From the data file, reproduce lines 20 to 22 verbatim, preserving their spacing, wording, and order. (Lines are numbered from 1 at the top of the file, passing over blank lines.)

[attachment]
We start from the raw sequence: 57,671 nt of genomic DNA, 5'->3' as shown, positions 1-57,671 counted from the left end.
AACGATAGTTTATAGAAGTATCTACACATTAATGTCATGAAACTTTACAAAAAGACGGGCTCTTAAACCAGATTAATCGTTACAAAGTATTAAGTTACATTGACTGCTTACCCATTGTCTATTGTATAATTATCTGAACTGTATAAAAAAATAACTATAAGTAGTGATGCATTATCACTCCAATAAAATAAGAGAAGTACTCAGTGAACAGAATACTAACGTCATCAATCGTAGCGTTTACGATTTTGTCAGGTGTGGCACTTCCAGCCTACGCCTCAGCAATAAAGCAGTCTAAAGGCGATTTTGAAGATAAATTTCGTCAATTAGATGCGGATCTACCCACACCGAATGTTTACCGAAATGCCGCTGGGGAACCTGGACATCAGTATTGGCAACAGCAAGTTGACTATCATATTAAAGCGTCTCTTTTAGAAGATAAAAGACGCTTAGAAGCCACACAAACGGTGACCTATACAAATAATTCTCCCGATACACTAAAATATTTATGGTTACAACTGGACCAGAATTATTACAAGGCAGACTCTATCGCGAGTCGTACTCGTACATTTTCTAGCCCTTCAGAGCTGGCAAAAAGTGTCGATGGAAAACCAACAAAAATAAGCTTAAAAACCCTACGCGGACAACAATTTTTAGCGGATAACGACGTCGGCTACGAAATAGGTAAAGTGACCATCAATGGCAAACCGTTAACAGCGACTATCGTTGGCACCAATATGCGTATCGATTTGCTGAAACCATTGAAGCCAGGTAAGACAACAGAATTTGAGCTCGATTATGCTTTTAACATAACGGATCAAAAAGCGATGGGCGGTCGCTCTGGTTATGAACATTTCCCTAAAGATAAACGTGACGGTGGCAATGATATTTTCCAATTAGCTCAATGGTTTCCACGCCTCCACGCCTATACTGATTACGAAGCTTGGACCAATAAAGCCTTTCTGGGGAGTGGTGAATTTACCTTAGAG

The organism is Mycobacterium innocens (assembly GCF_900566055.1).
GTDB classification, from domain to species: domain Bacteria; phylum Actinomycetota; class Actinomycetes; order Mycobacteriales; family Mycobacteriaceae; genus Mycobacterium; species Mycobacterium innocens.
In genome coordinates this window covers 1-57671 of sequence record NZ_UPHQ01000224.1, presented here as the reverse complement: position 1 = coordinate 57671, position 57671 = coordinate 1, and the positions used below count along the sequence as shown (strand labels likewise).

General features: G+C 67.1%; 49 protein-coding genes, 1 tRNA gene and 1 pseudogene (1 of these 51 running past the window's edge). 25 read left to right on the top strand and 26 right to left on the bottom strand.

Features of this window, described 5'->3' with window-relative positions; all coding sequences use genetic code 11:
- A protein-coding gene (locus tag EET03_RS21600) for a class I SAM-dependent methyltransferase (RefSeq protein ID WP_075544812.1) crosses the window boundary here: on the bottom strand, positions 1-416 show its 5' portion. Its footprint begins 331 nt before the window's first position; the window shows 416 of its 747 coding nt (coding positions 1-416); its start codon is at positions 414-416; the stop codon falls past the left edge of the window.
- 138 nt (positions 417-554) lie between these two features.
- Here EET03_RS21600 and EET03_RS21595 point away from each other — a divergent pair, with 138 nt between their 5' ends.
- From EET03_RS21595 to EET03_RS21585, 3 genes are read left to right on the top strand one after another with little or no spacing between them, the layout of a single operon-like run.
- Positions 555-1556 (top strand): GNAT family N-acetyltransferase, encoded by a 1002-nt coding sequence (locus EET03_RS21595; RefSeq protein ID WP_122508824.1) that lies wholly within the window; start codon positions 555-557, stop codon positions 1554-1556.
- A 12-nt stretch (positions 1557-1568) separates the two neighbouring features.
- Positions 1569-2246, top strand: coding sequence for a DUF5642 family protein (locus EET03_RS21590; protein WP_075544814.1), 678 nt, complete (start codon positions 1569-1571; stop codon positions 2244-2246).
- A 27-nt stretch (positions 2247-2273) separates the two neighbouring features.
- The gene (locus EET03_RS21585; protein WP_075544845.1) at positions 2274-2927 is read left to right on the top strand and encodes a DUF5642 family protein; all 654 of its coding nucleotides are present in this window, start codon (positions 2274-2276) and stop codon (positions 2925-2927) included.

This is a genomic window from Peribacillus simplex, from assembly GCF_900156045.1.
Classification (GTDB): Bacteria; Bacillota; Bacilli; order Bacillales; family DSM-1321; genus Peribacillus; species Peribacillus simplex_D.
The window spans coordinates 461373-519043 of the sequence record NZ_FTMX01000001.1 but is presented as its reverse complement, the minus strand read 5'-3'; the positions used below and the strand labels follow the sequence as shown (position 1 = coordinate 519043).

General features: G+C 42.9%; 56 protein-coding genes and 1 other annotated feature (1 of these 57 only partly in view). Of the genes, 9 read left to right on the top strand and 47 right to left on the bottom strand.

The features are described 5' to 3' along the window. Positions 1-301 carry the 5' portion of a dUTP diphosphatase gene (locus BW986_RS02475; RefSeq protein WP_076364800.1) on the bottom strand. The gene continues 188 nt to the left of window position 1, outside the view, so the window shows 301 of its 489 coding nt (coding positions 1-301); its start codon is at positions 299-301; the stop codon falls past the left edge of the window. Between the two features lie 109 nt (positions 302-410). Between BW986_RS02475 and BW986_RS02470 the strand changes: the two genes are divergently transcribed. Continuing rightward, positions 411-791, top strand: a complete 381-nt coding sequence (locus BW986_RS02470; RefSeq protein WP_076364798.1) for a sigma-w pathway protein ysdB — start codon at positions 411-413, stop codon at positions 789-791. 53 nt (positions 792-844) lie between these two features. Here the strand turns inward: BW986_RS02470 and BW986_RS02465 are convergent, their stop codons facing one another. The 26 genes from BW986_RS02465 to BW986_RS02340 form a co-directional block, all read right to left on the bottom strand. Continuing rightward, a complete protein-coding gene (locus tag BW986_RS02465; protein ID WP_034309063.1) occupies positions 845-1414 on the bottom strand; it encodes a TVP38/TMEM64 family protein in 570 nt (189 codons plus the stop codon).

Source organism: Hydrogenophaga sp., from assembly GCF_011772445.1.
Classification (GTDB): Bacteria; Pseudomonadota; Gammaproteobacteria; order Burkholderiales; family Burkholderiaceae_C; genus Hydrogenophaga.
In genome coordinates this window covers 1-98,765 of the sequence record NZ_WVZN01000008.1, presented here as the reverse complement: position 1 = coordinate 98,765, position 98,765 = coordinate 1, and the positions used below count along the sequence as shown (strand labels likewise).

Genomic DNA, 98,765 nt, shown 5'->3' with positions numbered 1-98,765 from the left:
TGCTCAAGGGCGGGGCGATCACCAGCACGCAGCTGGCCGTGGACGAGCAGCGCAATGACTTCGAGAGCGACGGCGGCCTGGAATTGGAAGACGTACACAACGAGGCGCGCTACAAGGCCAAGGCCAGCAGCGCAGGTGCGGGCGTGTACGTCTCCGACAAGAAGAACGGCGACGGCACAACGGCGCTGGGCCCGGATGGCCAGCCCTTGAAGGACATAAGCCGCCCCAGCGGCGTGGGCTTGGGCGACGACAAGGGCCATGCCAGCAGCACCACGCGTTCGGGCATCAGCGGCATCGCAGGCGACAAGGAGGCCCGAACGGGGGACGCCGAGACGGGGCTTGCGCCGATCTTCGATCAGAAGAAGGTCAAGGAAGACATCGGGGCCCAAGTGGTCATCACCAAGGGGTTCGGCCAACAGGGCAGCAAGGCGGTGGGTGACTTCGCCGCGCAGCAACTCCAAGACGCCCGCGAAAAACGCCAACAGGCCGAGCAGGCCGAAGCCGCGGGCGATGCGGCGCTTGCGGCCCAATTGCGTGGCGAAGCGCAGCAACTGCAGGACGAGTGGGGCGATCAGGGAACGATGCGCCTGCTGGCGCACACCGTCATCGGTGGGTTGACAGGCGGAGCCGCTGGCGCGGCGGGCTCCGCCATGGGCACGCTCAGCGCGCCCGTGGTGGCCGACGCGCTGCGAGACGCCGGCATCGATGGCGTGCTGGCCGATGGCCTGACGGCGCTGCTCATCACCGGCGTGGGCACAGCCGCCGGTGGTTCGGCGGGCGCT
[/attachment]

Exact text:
General features: G+C 42.9%; 56 protein-coding genes and 1 other annotated feature (1 of these 57 only partly in view). Of the genes, 9 read left to right on the top strand and 47 right to left on the bottom strand.

The features are described 5' to 3' along the window. Positions 1-301 carry the 5' portion of a dUTP diphosphatase gene (locus BW986_RS02475; RefSeq protein WP_076364800.1) on the bottom strand. The gene continues 188 nt to the left of window position 1, outside the view, so the window shows 301 of its 489 coding nt (coding positions 1-301); its start codon is at positions 299-301; the stop codon falls past the left edge of the window. Between the two features lie 109 nt (positions 302-410). Between BW986_RS02475 and BW986_RS02470 the strand changes: the two genes are divergently transcribed. Continuing rightward, positions 411-791, top strand: a complete 381-nt coding sequence (locus BW986_RS02470; RefSeq protein WP_076364798.1) for a sigma-w pathway protein ysdB — start codon at positions 411-413, stop codon at positions 789-791. 53 nt (positions 792-844) lie between these two features. Here the strand turns inward: BW986_RS02470 and BW986_RS02465 are convergent, their stop codons facing one another. The 26 genes from BW986_RS02465 to BW986_RS02340 form a co-directional block, all read right to left on the bottom strand. Continuing rightward, a complete protein-coding gene (locus tag BW986_RS02465; protein ID WP_034309063.1) occupies positions 845-1414 on the bottom strand; it encodes a TVP38/TMEM64 family protein in 570 nt (189 codons plus the stop codon).

Source organism: Hydrogenophaga sp., from assembly GCF_011772445.1.